New College Grads Face Challenges in Unemployment Lines

How 2009 College Grads Will Be Affected

The recession has spared few in our American economy and the proverbial unemployment line is diverse—every race, sex, creed is represented quite well. For some the situation poses unique challenges. Consider the challenges faced by millions of fresh college grads hitting the job market without a prayer in hell for a job even close to what they dreamed of, if a job at all.

Already the unemployment mud-pit is brimming with out of work professionals packing a college education and years of experience under their belts. In December 2008 the number of “unemployed college grads seeking work [was] at an all time high,” reported CNNMoney, so many that it begged the contrast between grads versus high-school “drop-outs.” Grads won.(1)

Challenging Job Pool

This seething pool of experienced and hard-core unemployed has big professional chops going for it. Many have resumes as long as your arm and are putting themselves out there for every job that comes open, even jobs they haven’t had to work since THEY graduated. This gritty Welcome Wagon will be greeting the next wave of 2009 college graduates come May.

Challenging Financial Situations

Consider this: you must have been laid off from a job to be eligible for unemployment benefits.

That’s the catch-22 for new grads. What if they cannot find the jobs they’ve studied for? What if the job offers they’ve already been extended fall through? What if they can’t find a job at all?

You can’t even argue that the typical college student has no major bills to pay because federal student loans come due 6-months after graduation (that’s a grace period to be thankful for). Average debt is $19,200.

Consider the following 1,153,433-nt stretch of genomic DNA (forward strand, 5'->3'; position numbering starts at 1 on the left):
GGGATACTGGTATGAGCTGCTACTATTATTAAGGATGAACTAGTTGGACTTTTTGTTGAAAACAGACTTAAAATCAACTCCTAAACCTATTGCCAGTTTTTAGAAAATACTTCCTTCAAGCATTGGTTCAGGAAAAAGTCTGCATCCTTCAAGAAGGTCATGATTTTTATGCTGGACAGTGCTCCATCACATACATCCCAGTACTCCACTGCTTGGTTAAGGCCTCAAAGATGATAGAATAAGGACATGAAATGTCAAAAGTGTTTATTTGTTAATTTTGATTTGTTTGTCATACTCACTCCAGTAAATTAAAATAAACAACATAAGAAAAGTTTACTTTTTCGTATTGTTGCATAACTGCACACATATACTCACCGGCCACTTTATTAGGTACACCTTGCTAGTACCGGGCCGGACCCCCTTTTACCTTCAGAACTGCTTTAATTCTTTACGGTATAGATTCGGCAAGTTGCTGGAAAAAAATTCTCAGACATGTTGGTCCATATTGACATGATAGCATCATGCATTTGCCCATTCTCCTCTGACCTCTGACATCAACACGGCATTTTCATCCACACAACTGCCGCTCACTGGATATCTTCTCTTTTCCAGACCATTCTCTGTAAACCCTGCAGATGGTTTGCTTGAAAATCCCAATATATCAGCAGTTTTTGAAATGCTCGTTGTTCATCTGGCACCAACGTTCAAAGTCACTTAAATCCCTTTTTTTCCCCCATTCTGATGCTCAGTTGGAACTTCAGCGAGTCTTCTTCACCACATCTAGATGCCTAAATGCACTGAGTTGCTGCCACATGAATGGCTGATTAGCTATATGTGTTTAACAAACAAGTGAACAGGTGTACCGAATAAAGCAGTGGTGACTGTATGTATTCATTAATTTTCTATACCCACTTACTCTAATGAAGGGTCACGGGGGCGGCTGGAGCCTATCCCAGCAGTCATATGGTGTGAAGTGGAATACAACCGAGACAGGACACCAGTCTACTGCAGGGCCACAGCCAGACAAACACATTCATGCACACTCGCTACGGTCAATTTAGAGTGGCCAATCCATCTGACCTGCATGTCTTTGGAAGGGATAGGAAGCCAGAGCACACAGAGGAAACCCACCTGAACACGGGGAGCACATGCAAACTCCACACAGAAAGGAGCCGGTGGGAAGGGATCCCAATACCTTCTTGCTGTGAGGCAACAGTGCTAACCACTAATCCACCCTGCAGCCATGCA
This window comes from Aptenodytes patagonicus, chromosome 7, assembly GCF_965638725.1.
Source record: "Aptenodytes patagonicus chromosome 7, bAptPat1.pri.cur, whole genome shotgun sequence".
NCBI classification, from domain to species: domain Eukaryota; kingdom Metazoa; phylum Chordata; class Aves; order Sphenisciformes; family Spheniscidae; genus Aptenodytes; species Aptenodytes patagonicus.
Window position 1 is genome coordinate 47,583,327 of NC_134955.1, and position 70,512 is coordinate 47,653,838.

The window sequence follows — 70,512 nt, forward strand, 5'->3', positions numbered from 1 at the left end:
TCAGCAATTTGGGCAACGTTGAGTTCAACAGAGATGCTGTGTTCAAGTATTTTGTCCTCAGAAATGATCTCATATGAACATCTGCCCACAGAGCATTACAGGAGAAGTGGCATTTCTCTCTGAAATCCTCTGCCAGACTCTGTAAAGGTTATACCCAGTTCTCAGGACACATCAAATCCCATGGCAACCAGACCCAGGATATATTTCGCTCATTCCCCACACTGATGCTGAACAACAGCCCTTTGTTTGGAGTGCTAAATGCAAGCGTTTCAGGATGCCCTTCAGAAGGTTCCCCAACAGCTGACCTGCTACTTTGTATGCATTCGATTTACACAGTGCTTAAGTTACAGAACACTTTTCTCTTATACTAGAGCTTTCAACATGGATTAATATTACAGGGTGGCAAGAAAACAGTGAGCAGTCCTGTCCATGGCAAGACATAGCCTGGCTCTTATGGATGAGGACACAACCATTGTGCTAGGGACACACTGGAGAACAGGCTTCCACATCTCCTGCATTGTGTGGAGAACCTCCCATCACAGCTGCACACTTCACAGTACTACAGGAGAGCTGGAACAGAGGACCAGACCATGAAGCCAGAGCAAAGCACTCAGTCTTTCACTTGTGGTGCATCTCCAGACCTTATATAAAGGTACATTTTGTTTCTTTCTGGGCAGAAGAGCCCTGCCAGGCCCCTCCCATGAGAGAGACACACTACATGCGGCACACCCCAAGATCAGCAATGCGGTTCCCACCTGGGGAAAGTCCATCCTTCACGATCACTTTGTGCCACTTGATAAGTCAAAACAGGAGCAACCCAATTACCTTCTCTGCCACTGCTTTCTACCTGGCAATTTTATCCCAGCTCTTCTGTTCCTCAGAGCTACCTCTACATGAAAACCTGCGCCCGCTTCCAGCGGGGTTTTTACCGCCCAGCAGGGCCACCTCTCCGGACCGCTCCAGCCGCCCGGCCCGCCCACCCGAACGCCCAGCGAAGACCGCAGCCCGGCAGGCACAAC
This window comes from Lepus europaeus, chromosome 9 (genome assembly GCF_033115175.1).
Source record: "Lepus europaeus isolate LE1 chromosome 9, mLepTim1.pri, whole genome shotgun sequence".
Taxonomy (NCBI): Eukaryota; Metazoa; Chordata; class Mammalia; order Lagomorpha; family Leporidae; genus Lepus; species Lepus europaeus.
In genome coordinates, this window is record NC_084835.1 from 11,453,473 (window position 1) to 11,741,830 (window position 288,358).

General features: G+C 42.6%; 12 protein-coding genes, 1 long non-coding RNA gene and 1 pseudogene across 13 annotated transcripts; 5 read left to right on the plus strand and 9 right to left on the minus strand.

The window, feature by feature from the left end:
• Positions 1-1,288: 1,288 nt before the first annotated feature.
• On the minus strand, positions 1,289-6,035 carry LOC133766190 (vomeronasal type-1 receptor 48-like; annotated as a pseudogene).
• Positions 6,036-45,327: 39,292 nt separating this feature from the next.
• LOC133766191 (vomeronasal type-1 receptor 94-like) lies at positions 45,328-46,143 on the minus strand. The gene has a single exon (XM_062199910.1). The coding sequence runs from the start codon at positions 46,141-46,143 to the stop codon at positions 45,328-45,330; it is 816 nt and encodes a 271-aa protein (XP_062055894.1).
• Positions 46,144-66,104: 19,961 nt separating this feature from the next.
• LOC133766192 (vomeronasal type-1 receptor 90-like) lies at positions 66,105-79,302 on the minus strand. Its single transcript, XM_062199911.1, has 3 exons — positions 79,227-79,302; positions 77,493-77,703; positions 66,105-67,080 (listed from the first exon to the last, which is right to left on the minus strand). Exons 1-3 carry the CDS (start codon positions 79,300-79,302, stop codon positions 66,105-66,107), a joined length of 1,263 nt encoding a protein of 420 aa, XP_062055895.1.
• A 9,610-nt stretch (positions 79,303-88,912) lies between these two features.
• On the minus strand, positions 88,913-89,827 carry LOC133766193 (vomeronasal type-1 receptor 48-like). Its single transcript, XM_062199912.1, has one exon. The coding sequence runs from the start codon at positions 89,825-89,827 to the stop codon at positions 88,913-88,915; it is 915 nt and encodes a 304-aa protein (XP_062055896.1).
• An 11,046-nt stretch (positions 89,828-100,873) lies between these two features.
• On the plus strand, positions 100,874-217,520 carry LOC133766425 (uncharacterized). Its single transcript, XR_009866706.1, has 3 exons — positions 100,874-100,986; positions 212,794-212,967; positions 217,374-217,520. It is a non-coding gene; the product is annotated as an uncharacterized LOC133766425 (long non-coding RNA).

Lowering Career Expectations

The difference between most brand new college graduates and their very experienced cohorts is expectation. A college student in her final semester of a business degree has prepared herself to hit the ground running, dreamt of making waves in her field. Those hopes are largely battered on most campuses (2) and particularly in any major related to finance.

In February 2009 the National Association of Colleges and Employers announced that the salary offers being made to this year’s graduating class were “flat.” Then just one month later the news was quite bleaker: “College Hiring Falls 22 Percent,” largely based on the economic storm. Employers have shut-down recruitment. The NACE has measured increases in college hiring for the last 4 consecutive years.(3)

Suffice it to say 2009 college graduation may be laced with a bit less euphoric dreaminess and a bit more reality-check.

1 CNNMoney, Have Degree – And Pink Slip

2 AlterNet, “Is This the Worst Year to Graduate College Ever?”

3 National Association of Colleges and Employers

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